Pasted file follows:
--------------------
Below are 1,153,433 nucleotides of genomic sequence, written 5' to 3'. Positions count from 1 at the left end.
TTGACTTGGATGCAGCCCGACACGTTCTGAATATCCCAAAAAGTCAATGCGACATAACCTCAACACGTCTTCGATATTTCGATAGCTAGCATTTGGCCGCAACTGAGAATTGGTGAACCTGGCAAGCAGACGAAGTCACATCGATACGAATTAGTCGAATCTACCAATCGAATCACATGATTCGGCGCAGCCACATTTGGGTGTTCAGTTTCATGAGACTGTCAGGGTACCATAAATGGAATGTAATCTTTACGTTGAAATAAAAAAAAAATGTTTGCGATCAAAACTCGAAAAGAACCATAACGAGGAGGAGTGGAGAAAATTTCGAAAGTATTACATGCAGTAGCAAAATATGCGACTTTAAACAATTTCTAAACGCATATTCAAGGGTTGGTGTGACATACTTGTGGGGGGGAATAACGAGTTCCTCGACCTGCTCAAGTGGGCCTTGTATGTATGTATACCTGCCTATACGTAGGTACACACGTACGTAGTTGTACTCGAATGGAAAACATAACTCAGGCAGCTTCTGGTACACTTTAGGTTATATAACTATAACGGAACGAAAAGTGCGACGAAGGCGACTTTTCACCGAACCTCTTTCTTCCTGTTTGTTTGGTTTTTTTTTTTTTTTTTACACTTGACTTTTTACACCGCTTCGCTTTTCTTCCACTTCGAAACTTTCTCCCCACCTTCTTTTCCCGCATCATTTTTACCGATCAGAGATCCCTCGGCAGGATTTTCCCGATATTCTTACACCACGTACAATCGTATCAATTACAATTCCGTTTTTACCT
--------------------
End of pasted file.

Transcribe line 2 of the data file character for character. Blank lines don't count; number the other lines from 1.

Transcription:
TTGACTTGGATGCAGCCCGACACGTTCTGAATATCCCAAAAAGTCAATGCGACATAACCTCAACACGTCTTCGATATTTCGATAGCTAGCATTTGGCCGCAACTGAGAATTGGTGAACCTGGCAAGCAGACGAAGTCACATCGATACGAATTAGTCGAATCTACCAATCGAATCACATGATTCGGCGCAGCCACATTTGGGTGTTCAGTTTCATGAGACTGTCAGGGTACCATAAATGGAATGTAATCTTTACGTTGAAATAAAAAAAAAATGTTTGCGATCAAAACTCGAAAAGAACCATAACGAGGAGGAGTGGAGAAAATTTCGAAAGTATTACATGCAGTAGCAAAATATGCGACTTTAAACAATTTCTAAACGCATATTCAAGGGTTGGTGTGACATACTTGTGGGGGGGAATAACGAGTTCCTCGACCTGCTCAAGTGGGCCTTGTATGTATGTATACCTGCCTATACGTAGGTACACACGTACGTAGTTGTACTCGAATGGAAAACATAACTCAGGCAGCTTCTGGTACACTTTAGGTTATATAACTATAACGGAACGAAAAGTGCGACGAAGGCGACTTTTCACCGAACCTCTTTCTTCCTGTTTGTTTGGTTTTTTTTTTTTTTTTTACACTTGACTTTTTACACCGCTTCGCTTTTCTTCCACTTCGAAACTTTCTCCCCACCTTCTTTTCCCGCATCATTTTTACCGATCAGAGATCCCTCGGCAGGATTTTCCCGATATTCTTACACCACGTACAATCGTATCAATTACAATTCCGTTTTTACCT